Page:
“Now the city talks about safety. When you feel like what you are gaining is the ability to walk freely and safely around your neighborhood, rather than bike lanes for somebody else, that sounds a lot better.”
A federal law took effect Wednesday that requires rental car companies to fix any recalled car before it’s rented out. Until now, remarkably, it was perfectly legal to rent out a recalled car that had not yet been repaired. […]
Cars with potentially deadly Takata air bags are still being made and sold
[…] The carmakers – Toyota, Vokswagen, Fiat Chrysler and Mitsubishi – are selling some vehicles from the 2016 and 2017 model years that include inflators that have already been linked to at least 11 deaths around the world, according to the report released Wednesday.
“Consumers are buying new cars and not realizing they’re going to be recalled,” the report’s author, Sen. Bill Nelson (D-Florida), said in a statement. […]
[…] GM said it would begin the recall process in cooperation with the NHTSA even though it doesn’t believe inflators in its trucks are unsafe. […] Recalls related to Takata in this round now total 16.4 million vehicles. […]
U.S. auto safety regulators said on Wednesday there were about 85 million unrecalled Takata Corp (7312.T) air bag inflators in U.S. vehicles that would eventually need to be recalled unless the company can prove they are safe.
This is the first public accounting by the U.S. government of the total number of unrecalled Takata air bag inflators.
[…] According to first person accounts, someone may be intentionally pouring oil in a number of places and prior to the entry of some corners. […] Whether or not anyone has actually set out to harm motorcyclists, evidence of excess oil on the roadway is worth noting and passing along. […]
Experts, police perform underride crash tests
[…] Crash experts and police from around the state gathered Friday to perform side underride crash tests […] NHTSA spokesperson Jose Ucles said they have not yet started evaluating the possibility of requiring side impact guards, but they could in the future. […]
Stronger Truck Underride Guards Proposed to Cut Rear-Impact Deaths
December 9, 2015
The U.S. National Highway Traffic Safety Administration is proposing that trucking companies be required to install stronger guards on their trailers to reduce deaths caused when cars rear-end tractor trailers. […] The stronger guards will prevent between one and three serious injuries and one fatality a year, NHTSA said. […]
U.S. Proposes Overhaul of Car-Safety Ratings
[…] The National Highway Traffic Safety Administration on Tuesday proposed adding assessments of the features in the hopes the safety breakthroughs will eventually become mainstays on cars and trucks the way air bags and electronic stability control have over the years. Autonomous driving technologies such as lane-departure and blind-spot warnings increasingly allow vehicles to avoid crashes as opposed to simply helping drivers survive collisions. More than 32,000 people die each year on U.S. roads. [….]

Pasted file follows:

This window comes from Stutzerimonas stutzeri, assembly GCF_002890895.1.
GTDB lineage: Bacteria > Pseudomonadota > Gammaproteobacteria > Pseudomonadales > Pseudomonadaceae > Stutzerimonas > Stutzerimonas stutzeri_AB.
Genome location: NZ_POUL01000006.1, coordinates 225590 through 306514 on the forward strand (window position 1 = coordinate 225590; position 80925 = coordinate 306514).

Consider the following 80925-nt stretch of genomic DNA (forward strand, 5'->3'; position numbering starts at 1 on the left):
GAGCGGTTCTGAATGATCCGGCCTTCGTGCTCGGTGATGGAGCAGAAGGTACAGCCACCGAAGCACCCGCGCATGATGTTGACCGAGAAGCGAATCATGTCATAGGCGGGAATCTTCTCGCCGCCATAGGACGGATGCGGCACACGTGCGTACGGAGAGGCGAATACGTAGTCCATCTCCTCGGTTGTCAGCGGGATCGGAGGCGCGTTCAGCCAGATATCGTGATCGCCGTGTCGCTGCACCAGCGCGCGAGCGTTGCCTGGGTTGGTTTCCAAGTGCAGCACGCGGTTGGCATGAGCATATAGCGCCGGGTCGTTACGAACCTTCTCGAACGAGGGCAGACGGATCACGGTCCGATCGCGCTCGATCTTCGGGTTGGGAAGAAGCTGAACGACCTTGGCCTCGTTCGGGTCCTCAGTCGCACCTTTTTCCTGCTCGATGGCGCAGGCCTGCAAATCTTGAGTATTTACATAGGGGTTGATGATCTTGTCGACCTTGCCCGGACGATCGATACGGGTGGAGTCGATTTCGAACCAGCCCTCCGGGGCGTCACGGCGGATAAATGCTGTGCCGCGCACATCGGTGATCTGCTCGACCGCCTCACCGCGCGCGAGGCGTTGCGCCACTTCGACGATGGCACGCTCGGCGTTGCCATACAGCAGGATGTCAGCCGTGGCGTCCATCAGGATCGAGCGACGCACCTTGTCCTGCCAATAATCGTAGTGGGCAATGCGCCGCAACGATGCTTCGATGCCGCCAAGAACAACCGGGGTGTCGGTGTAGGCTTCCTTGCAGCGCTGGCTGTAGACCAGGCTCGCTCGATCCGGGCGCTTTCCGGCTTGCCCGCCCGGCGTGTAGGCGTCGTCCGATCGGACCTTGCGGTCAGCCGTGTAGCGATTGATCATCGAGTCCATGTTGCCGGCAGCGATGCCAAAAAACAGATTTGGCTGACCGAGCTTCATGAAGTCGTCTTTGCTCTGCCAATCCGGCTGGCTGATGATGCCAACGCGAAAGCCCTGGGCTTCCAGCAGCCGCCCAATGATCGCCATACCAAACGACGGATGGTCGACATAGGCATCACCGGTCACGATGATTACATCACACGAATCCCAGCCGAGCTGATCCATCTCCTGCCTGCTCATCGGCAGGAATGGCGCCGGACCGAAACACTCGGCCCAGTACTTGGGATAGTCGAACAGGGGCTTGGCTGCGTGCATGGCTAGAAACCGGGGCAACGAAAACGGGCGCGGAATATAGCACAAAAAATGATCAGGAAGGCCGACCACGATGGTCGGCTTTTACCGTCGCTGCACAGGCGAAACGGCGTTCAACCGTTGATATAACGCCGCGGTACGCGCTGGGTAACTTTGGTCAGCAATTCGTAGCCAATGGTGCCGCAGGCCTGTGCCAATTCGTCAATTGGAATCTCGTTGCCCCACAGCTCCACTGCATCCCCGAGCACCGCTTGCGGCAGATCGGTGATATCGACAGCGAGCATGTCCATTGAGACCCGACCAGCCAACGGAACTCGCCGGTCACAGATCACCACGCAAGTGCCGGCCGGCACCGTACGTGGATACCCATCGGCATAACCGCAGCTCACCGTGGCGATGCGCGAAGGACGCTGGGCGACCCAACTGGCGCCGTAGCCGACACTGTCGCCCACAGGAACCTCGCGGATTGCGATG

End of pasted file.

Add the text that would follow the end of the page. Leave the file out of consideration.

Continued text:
This is needed and will save lives –
[…] “Robust trailer rear impact guards can significantly reduce the risk of death or injury to vehicle occupants in the event of a crash into the rear of a trailer or semitrailer,” said NHTSA Administrator Mark Rosekind. “We’re always looking at ways to safeguard the motoring public, and today’s announcement moves us forward in our mission.”
Rear underride crashes are those in which the front end of a vehicle impacts the rear of a generally larger vehicle, and slides under the rear-impacted vehicle. For example, underride may occur in collisions in which a small passenger vehicle crashes into the rear end of a large trailer and the bed and chassis of the impacted vehicle is higher than the hood of the impacting passenger vehicle.
In excessive underride crashes, there is passenger compartment intrusion (PCI) as the passenger vehicle underrides so far that the rear end of the struck vehicle enters the passenger compartment of the striking passenger vehicle. PCI can result in severe injuries and fatalities to occupants contacting the rear end of the struck vehicle. A rear impact guard prevents PCI when it engages the smaller striking vehicle and stops the vehicle from sliding too far under the struck vehicle’s bed and chassis.
The occupant crash protection features built into today’s passenger vehicles are able to provide high levels of occupant protection in 35 mph frontal crashes. This NPRM would require trailer and semitrailer guards to remain in place and prevent PCI in crashes of severities of up to 35 mph versus the current requirement of up to 30 mph. […]